Mar. 7, 2011 -- While oil and gas prices have been pushed higher by unrest in the Middle East, consumers have not yet run to the newest electric vehicles on the market. President Obama has said he hopes to have a million electric vehicles on the road by 2015, in part to decrease American dependency on foreign oil.
An electric vehicle can allow consumers to purchase less gas and decrease our dependency on oil, but the cost savings vary both by consumer and by car.
Because both electric and hybrid vehicles are more expensive than most other vehicles, they may not give you any savings over a conventional car, said Eric Evarts, associate autos editor with Consumer Reports.
The Chevy Volt car has a base price of $40,280, while the Nissan Leaf can cost from $32,780 to $33,720, according to ConsumerReports.org. Chevrolet's website touts a $32,780 price after a maximum $7,500 federal tax credit. Similarly, Nissan says you'll pay $25,280 after those tax savings.
"They're not going to save money buying these cars," Evarts said about drivers who may purchase these two latest electric vehicles. "With gas and electricity expenses as they are, you're not going to pay them off any time soon."
Some states have additional tax rebates after the purchase of an electric vehicle, such as an up to $5,000 rebate in California.
General Motors, parent company of Chevrolet, announced this week it sold 281 Volt cars in February, down from 321 in January. Nissan sold 67 Leaf cars in February, down from 87 in January; in December, Chevy sold 326 Volts, while Nissan had a limited release of 19 Leaf cars, according to Engadget.
Evarts said one reason these electric cars are not flying out of showrooms just yet is that there are less expensive cars, similar in size to the Volt and Leaf, that have good energy efficiency. He points to the Toyota Prius, a hybrid vehicle, as a possible fit for drivers with longer commutes.
"The Prius has more cargo, is likely more reliable with better mileage than the Volt," said Everts, "and it costs half as much."
A spokesperson for Nissan said that the Leaf is still in limited release and has a reservation list that includes 20,000 names.
Testing Conditions Matter
When Consumer Reports tested the Leaf and Volt in early January in Connecticut, frigid winter weather affected the performance of both cars, said Evarts.
"The range in both cases was cut almost in half or in half," said Evarts.
While Evarts said January's weather was unusual, he said it also affected the heat inside the car. A gas car can heat when you turn on the engine, said Evarts, but not with an electric car.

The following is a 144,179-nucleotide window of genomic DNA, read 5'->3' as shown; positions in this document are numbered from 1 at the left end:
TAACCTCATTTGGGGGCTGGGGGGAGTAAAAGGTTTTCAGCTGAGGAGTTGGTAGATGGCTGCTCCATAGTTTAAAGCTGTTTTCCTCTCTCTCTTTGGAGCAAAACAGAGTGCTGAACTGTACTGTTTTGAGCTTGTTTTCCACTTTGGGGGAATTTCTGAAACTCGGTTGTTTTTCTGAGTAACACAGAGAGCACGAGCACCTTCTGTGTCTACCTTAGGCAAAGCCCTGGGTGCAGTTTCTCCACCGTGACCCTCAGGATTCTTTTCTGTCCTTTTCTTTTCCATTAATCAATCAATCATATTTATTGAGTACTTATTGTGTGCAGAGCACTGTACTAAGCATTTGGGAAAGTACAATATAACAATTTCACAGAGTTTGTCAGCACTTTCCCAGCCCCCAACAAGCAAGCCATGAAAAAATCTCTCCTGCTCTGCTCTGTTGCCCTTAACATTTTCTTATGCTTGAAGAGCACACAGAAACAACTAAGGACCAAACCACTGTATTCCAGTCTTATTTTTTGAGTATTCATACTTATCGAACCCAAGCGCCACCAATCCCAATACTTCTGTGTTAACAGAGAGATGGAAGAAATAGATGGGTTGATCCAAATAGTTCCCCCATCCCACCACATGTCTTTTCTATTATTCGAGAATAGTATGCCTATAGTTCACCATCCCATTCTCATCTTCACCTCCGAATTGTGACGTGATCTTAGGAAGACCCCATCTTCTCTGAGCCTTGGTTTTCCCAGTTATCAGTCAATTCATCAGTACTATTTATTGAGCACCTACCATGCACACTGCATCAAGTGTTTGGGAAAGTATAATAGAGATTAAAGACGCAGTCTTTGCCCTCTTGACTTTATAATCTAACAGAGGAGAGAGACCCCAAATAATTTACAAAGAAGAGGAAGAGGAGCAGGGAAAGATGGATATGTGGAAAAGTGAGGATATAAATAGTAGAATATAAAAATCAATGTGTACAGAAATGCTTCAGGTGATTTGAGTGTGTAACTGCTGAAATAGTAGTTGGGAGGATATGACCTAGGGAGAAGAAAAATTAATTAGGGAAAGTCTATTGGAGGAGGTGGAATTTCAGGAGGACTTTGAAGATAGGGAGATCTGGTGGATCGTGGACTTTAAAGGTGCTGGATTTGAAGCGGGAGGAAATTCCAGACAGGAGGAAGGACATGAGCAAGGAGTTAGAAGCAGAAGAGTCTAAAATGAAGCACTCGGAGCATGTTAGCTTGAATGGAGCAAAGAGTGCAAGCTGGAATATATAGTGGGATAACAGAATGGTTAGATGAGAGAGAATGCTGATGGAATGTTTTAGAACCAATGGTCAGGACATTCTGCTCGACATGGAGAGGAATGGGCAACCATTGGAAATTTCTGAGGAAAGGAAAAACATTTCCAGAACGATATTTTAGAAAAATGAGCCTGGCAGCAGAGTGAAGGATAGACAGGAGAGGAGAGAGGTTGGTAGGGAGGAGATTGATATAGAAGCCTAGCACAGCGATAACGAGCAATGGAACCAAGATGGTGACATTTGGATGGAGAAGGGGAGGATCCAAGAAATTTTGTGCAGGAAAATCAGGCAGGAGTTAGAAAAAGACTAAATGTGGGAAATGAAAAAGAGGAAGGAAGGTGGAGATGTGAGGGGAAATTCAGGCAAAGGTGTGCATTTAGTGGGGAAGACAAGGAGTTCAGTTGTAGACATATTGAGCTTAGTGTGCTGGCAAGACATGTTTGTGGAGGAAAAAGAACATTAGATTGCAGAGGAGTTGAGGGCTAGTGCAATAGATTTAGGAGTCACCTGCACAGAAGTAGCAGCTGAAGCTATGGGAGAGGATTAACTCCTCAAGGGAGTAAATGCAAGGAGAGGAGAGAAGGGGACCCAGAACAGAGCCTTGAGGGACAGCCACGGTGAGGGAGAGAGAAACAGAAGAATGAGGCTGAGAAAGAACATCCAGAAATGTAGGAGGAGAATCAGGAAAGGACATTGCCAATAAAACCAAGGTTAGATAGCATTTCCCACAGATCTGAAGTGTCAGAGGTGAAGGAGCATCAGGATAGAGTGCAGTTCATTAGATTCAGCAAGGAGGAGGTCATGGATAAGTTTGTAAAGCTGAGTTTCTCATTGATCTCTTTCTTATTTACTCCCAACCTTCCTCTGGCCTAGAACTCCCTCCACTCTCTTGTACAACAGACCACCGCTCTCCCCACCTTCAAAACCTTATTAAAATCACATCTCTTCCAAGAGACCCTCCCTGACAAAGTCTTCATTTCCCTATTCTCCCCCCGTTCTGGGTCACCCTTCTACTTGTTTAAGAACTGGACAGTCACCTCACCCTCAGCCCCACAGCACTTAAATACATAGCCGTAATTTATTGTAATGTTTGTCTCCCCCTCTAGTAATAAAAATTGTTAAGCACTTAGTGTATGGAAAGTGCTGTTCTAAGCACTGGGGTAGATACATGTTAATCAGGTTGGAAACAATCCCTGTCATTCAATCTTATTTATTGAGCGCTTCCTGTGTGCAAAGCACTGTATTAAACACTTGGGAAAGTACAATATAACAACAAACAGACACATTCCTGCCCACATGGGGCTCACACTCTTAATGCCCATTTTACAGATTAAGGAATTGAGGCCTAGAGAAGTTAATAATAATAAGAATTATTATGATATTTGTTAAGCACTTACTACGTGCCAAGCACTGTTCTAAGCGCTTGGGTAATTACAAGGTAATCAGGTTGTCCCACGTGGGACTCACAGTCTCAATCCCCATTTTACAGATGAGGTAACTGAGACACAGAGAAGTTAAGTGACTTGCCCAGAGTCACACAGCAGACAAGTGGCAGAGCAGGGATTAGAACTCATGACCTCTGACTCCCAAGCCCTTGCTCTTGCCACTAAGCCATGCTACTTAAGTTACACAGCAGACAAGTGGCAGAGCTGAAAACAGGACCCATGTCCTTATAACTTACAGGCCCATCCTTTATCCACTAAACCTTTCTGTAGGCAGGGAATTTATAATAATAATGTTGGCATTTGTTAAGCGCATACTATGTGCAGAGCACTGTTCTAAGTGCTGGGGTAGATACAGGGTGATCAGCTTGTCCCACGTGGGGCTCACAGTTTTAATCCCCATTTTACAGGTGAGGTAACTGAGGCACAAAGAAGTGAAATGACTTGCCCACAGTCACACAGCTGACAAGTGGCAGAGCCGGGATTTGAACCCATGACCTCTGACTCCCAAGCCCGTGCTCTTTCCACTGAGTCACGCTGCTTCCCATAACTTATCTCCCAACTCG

"Running the heater really takes up your electric range and distance you can drive. The Volt wasn't really warm. Big jackets and gloves are in order," said Evarts. "Mind you, I think those were the toughest conditions for electric cars to meet, but we found they struggled."
He said the cars could work for drivers who have short commutes, around 20-30 miles per day. And they do have benefits to the environment because they do use less gas.
Evarts did say it's possible that the Volt and Leaf will save money eventually.
First, Evarts said, there will likely be other versions of the Volt, Leaf or other electric cars with better mileage and technology.
"These vehicles bring brand-new technology to the market. You can think of them as emerging technology," said Evarts. "In the computer industry, if you're the first to buy the first-gen iPad, you're likely to pay a premium."
Also, Evarts said if gas prices continue to increase and electricity prices decrease, then electric car drivers may see their investment pay off.
"That could change the balance," Everts said. "And with the second generation of these cars, five years or so later, those cars will likely be less expensive than these."
He said future versions of the electric cars could have longer electric range and quicker charging times.
Michael Albano, a spokesman for GM, acknowledged the Volt is not for everyone. He pointed to the Chevy Cruze as an alternative for energy efficiency at 42 miles to the gallon. And the Cruze has a lower sticker price: $17,000.
"If you have a short commute, like most Americans, you won't use any gas with the Volt," said Albano. "If that's the case, you're going to be paid back pretty quickly and you're reducing your dependency on foreign oil. But the trick for us is to provide solutions for all drivers."
This story has been updated to correct an error that appeared in the initial version on ABCNews.com, stating that the Nissan Leaf has a gasoline engine. The Nissan Leaf is a 100 percent electric car.